This year the match times arranged around the banquet (rack of lamb with mint sauce)  after the fishing , missed the best of the high tide, although several anglers caught fish on their last cast. Best of the catches though came on his very first cast to Essex captain, Mick Sharp who beached a 44cm bass by far the best fish of the day and along with whiting, flounders and eel was easily the best individual score of 75points which gave victory for Essex County almost on his own, the team score was 145points winning the Lady Howard trophy. Runners up were the Charles Stanley Angling Team on 85points and third The Thameside Angling Team on 80points. Schools winners were the London School for Girls with 25pt.

In total 99 fish were landed including bass, sole, eel, flounder and whiting. The poor catches, last year the event produced nearly 600 fish,  being blamed on a number of factors including local dredging for the new port nearby and the late spring/summer season, although the short tide was mostly likely to blame.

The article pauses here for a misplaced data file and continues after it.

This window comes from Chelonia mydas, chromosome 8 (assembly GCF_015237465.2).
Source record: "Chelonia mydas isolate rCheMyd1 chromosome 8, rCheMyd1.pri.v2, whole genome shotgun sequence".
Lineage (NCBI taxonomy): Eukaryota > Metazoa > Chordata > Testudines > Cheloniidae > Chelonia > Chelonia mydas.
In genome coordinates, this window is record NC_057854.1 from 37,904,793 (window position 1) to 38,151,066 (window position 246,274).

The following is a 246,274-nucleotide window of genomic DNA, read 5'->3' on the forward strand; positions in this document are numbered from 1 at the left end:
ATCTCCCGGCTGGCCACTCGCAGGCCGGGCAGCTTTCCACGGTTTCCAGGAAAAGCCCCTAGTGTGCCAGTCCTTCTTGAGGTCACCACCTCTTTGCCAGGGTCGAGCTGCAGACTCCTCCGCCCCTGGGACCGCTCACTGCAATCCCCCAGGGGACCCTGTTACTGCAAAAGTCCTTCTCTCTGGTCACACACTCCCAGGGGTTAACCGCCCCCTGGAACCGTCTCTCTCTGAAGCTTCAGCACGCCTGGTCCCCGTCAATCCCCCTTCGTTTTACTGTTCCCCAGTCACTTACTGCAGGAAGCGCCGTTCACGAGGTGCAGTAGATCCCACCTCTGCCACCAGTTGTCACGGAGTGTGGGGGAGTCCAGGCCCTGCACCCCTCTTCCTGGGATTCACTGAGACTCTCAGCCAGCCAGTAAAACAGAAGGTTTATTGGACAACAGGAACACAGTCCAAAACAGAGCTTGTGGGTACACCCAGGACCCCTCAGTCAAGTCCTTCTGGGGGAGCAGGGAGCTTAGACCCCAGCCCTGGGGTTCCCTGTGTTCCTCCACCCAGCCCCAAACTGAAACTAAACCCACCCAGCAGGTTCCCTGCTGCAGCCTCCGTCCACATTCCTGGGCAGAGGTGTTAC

Thames Winner

Thames Winner

I am looking forward to a trip to Norway in February to fish a shore competition organised by Tin Tur’s Ian Peacock. Cod, haddock, coalfish and a halibut are the target species, but its going to be chilly with sub zero temperatures and just maybe – snow. Details: E mail Tel. 01914472363

Alan Yates Norway Cod

Check out Fishtec TV because I have a blog on there about the forthcoming cod season. Details:

Tight lines,

Alan Yates

Alan Yates Sea Fishing Diary – April